By Thomas Tracy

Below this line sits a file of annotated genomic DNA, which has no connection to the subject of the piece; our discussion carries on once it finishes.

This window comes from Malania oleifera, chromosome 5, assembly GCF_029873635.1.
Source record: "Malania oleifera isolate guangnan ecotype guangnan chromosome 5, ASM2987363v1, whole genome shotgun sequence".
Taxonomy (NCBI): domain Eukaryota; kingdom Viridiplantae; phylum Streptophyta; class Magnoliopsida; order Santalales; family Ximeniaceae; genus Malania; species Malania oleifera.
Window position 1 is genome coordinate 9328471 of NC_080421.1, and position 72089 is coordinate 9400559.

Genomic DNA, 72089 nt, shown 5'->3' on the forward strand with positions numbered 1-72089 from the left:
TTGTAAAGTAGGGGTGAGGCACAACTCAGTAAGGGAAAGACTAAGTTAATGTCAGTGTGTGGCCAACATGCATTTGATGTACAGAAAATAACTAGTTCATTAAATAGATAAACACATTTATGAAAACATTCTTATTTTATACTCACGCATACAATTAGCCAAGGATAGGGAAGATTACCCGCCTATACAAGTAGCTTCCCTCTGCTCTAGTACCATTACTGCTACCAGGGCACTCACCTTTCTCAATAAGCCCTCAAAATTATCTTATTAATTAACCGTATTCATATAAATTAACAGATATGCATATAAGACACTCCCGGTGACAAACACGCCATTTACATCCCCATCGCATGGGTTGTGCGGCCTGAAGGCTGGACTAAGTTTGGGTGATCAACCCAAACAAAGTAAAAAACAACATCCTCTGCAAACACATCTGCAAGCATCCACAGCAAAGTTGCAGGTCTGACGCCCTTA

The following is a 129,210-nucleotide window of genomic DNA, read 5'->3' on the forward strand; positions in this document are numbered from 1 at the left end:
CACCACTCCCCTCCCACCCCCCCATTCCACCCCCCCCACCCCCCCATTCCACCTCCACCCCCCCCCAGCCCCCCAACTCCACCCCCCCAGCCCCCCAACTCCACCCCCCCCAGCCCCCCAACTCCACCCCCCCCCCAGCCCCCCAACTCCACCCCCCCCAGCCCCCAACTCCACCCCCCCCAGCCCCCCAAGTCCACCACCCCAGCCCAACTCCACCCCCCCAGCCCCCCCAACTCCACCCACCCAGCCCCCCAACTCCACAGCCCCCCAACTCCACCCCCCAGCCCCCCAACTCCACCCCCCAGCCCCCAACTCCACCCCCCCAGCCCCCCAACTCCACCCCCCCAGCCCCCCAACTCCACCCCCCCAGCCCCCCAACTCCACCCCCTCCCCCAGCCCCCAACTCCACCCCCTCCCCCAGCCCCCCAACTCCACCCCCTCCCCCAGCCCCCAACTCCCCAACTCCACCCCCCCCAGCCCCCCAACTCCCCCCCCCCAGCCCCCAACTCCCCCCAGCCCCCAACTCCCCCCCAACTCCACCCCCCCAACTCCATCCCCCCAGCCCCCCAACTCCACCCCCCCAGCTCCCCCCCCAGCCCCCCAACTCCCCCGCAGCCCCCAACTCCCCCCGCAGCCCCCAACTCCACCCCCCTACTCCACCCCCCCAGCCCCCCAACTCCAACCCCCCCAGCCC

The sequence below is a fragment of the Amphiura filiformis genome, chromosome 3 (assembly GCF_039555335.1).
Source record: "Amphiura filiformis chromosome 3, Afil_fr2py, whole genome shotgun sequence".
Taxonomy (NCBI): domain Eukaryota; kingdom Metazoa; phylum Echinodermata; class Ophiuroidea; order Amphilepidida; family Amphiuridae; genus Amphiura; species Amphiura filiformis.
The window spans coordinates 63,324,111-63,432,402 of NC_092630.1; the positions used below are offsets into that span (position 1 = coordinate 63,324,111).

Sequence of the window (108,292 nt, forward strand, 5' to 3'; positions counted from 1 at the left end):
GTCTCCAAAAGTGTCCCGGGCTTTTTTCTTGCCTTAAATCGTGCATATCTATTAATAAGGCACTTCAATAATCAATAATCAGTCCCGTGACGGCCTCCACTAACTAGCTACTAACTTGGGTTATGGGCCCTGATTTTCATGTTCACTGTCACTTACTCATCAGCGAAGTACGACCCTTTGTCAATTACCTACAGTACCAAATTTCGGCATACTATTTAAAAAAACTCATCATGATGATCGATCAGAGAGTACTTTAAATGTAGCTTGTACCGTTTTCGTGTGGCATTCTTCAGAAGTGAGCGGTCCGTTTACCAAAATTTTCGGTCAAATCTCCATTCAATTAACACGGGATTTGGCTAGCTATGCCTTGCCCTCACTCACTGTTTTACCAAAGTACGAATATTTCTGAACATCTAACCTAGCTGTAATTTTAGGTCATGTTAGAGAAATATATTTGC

As Bay Ridge’s close-knit Muslim community continues to reel in pain over the loss of two young children, their neighbors are taking steps to shower them with the love and support they sorely need in this time of tragedy. “Everything happened so fast,” City Councilmember Vincent Gentile told this paper Sunday, when reflecting on the fire that ravaged a home on the 500 block of 73rd Street that took the lives of two sweet little children. “The grieving is still significant, so we haven’t had a chance to plan anything, but we’ll be contacting the Islamic Society of Bay Ridge to see if there is any assistance we can give the family in this terrible time.” As this paper went to press, prayer and memorial services, as well as collections of food and clothing were being discussed to honor the memories of little Aya Khawatini, age four, and Fatin Lazhir, age two, who were laid to rest Friday during an emotional funeral held at the Islamic Society on Friday. Both girls were killed early Thursday morning when a fire sparked by a faulty electric heater ripped through their home, leaving their mother, two sisters and entire extended family homeless. Fire Department officials said a total of 15 people were in the three-story home when the fire erupted just after 5 a.m. Everyone got out with light injuries except for the two girls, who were found in separate bedrooms on the second floor. A total of seven people were injured in the blaze, suffering from burns and minor scrapes and bruises to smoke inhalation, fire officials said. Witnesses said that Amal Lazhir, the mother of the two children, had just left to go to work when the fire began. When cops brought the panicked woman back home, she was seen trying to rush back into the burning home, screaming Aya and Fatin’s names, neighbors recalled. The heavy fire completely destroyed the family’s apartment. Fire marshals later determined that the fire was caused by a space heater that may have had a compromised or frayed electrical cord. The damaged heater set off a wad of bedding that was placed too close to it, said Assistant Chief Fire Marshal Robert Byrns during a press conference held outside the charred remains of the once-quaint home. “Heaters can be very dangerous,” Byrns said. “I know you have to use them in the cold weather, but they should not be left unattended for long periods of time.” Gentile, State Senator Marty Golden and other local community leaders joined upwards of 300 mourners as they packed the 5th Avenue mosque during Friday’s service. Officials at Senator Golden’s office said that they are prepared to do a clothing and house ware drive for the survivors of the tragedy, but were waiting for hear from the family to determine what their current needs are. Former Community Board 10 chair Steven Harrison said that he and several other community leaders would like to express the neighborhood’s support of the Lazhir family with a prayer service. The ceremony would be held in front of their home, as long as the family feels it’s appropriate, Harrison said. “This was a horrible tragedy that affected the entire community,” he explains. “We want to do everything we can do to help this family, but we want to do it in good taste.” “Sadly, there isn’t a silver lining in this tragedy,” he said. “The only positive thing that can come out something this terrible is the feeling of human camaraderie we all share.” “In times like this, human nature shows that we are all one,” he said. As of this writing, monetary donations to help the Lahzir family can be sent to the Bay Ridge Islamic Center, attention: Mohamed Elnashar at 6807 5th Avenue Brooklyn, New York 11220.